In the 73rd minute of the friendly between the U.S. and Scotland
last Saturday in Washington, D.C., Eric Wynalda, the American
team's alltime leading scorer, tried to hook a little
left-footed shot around Scottish goalkeeper Jim Leighton. As the
ball sailed just outside the far post, it resembled a good putt
that refused to break. The match, America's last before the team
headed off to France for the start of World Cup action on June
10, ended in a 0-0 tie, continuing a scoring drought that has
frustrated the U.S. team for the last month.
American coach Steve Sampson isn't ready to panic...yet. He says
his new 3-6-1 formation--three defenders, six midfielders and a
lone striker--has created "dozens and dozens" of chances in the
U.S.'s last three matches. The formation, installed in April, is
designed to stifle the opposition at midfield and provide
scoring opportunities with quick counterthrusts.
When the U.S. really needs a goal, it looks to Wynalda. "Eric is
one of the few players on the team who has that bit of magic,
who can make a difference in one moment," Sampson says. "He
constantly puts himself in position to score and win games for
June 7, 1998
One problem has been that Wynalda, 28, underwent surgery April
16 to repair a small cartilage tear in his left knee and played
only 73 minutes in the U.S. team's last two matches. In
Wynalda's absence the U.S. experimented with Brian McBride and
Roy Wegerle as the lone striker. Wynalda believes, however, that
he will be close to full strength for the games in France. "Four
weeks ago I had doubts I would be ready," he says. "But I know
now that I'll be all right."
The new formation worked brilliantly during a 3-0 upset at
Austria on April 22, in which the U.S. scored more goals than it
did in its next three home matches against Macedonia (0-0),
Kuwait (a 2-0 U.S. victory) and Scotland.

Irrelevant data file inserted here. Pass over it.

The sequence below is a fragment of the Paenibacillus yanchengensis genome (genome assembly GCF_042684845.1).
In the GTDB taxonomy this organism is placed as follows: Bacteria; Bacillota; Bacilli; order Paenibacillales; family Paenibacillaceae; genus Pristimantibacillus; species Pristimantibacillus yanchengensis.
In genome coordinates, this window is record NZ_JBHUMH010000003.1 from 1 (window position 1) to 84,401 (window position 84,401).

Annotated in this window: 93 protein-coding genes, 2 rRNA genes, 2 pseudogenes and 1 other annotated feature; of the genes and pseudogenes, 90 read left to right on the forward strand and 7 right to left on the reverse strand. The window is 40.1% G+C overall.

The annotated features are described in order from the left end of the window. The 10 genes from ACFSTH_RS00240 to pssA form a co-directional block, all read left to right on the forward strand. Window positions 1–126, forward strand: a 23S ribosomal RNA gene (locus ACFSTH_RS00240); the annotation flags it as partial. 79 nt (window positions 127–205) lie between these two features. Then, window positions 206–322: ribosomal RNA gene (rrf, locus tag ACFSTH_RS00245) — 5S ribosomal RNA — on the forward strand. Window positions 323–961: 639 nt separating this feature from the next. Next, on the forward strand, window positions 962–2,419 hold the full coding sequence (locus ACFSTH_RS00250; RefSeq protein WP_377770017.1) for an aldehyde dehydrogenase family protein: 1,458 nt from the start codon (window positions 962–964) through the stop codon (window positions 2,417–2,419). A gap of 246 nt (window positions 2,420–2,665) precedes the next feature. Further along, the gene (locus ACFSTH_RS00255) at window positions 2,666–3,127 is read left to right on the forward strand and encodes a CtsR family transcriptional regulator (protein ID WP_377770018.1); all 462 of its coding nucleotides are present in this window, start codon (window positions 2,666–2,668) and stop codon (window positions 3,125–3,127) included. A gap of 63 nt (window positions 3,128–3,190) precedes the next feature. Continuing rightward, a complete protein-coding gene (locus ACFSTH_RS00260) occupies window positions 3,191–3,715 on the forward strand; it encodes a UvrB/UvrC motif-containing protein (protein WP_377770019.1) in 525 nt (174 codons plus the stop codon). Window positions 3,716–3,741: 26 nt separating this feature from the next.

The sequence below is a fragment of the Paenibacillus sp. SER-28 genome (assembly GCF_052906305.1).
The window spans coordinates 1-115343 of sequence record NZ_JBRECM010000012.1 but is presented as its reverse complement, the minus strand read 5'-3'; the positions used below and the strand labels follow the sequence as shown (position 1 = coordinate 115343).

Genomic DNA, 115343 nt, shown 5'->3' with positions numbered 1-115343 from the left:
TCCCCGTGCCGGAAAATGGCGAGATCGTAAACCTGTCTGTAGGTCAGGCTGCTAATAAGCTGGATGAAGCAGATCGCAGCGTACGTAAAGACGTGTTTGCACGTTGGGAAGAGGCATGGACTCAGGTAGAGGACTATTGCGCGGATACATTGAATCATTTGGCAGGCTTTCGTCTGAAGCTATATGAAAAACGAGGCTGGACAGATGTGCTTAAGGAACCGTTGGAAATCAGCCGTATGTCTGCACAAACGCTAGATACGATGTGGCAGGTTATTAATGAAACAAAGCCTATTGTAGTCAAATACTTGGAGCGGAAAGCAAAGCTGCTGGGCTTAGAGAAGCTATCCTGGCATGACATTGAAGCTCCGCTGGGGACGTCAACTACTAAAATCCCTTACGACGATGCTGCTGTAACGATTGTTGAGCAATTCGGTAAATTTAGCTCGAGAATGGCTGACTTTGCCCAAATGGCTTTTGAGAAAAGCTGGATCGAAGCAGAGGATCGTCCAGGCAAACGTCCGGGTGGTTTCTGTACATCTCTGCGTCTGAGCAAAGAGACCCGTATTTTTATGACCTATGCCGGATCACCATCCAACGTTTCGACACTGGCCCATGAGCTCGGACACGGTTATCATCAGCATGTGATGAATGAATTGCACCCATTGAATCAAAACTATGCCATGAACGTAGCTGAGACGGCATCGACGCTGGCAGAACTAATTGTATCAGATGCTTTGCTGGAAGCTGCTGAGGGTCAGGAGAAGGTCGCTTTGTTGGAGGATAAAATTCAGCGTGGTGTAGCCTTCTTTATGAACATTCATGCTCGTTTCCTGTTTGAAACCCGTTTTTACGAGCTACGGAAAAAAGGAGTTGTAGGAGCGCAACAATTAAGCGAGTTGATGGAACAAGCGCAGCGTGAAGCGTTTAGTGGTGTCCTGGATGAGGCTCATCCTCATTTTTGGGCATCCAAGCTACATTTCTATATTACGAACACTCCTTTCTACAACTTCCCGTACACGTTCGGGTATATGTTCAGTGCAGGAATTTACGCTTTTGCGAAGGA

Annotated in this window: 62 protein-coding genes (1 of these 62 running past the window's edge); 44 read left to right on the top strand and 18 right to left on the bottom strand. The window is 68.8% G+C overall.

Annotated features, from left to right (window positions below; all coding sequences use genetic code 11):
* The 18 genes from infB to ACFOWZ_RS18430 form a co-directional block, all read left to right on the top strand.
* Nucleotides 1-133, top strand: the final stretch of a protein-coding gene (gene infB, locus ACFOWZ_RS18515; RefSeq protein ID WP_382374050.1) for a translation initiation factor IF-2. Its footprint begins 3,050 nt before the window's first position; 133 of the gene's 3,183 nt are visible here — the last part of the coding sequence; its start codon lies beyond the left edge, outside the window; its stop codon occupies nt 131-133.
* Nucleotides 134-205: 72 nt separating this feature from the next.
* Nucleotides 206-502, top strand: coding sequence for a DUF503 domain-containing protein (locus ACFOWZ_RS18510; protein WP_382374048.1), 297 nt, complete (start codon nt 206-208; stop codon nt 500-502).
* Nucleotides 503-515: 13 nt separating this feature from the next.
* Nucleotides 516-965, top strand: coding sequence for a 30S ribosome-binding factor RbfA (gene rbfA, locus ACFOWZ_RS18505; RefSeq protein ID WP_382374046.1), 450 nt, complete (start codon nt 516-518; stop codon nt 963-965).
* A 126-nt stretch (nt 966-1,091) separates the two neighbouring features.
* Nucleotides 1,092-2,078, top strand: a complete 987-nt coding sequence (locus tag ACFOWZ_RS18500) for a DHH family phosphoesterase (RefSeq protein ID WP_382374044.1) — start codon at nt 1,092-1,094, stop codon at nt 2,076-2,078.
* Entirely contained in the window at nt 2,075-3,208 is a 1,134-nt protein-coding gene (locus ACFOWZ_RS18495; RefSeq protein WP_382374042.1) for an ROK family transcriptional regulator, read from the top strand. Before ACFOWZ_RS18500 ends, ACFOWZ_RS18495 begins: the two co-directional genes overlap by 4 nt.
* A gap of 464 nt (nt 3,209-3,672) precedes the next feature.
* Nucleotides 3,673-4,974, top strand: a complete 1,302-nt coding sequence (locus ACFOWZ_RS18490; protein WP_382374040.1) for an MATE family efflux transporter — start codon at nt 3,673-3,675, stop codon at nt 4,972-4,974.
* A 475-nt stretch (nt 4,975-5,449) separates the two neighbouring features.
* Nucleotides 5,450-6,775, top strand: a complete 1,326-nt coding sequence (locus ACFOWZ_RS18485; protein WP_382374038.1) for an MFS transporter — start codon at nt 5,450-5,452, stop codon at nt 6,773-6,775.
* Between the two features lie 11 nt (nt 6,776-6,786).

Ironically, the U.S. might be more productive against stronger
teams like Germany and Yugoslavia, the favorites in the U.S.'s
first-round bracket. "We're a counterattacking team," says
midfielder Ernie Stewart, who scored the winning goal when the
U.S. upset Colombia 2-1 in 1994 for the American team's only
World Cup victory in the last 47 years. "We're not a playmaking
team. When we have to impose our game on the opponent, it's more
difficult for us."
For a half hour on Saturday, before heat exhaustion set in, the
Americans controlled possession and varied the rhythm of play as
they could not have done just four years ago. Sampson believes
goals will come as Wynalda and other key players recover from
injuries: speedy winger Frankie Hejduk (strained hamstring),
midfielder Brian Maisonneuve (strained right foot) and playmaker
Claudio Reyna (strained right groin). All are expected to be
ready for the U.S.'s World Cup opener, against Germany on June 15.
"This [drought] is good because it's making everybody anxious,"
Wynalda says, straining to put a positive spin on the recent
paucity of American goals. "This gives us a little edge."
"One of the best things to come from these matches," adds
Sampson with a big smile, "is that none of our World Cup
opponents have truly seen us at our best."
MLS's Brighter Galaxy
THE RELATIVELY RICH GET RICHER
MLS's surprise signing of Carlos Hermosillo from Mexico's Cruz
Azul club last week for a $1 million transfer fee was a coup for